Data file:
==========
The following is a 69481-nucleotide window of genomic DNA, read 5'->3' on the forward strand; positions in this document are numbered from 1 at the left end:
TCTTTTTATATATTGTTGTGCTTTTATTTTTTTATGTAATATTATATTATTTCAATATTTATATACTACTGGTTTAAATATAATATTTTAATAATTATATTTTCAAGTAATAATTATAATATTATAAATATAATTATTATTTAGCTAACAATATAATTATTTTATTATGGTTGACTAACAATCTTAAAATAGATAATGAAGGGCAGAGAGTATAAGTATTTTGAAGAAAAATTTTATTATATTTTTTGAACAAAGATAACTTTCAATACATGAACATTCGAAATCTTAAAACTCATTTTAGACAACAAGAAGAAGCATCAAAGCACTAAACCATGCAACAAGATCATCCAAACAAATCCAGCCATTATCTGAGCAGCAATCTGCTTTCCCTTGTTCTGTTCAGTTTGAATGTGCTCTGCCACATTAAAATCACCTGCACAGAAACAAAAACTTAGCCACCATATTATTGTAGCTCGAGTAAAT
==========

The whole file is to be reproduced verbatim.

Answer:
The following is a 69481-nucleotide window of genomic DNA, read 5'->3' on the forward strand; positions in this document are numbered from 1 at the left end:
TCTTTTTATATATTGTTGTGCTTTTATTTTTTTATGTAATATTATATTATTTCAATATTTATATACTACTGGTTTAAATATAATATTTTAATAATTATATTTTCAAGTAATAATTATAATATTATAAATATAATTATTATTTAGCTAACAATATAATTATTTTATTATGGTTGACTAACAATCTTAAAATAGATAATGAAGGGCAGAGAGTATAAGTATTTTGAAGAAAAATTTTATTATATTTTTTGAACAAAGATAACTTTCAATACATGAACATTCGAAATCTTAAAACTCATTTTAGACAACAAGAAGAAGCATCAAAGCACTAAACCATGCAACAAGATCATCCAAACAAATCCAGCCATTATCTGAGCAGCAATCTGCTTTCCCTTGTTCTGTTCAGTTTGAATGTGCTCTGCCACATTAAAATCACCTGCACAGAAACAAAAACTTAGCCACCATATTATTGTAGCTCGAGTAAAT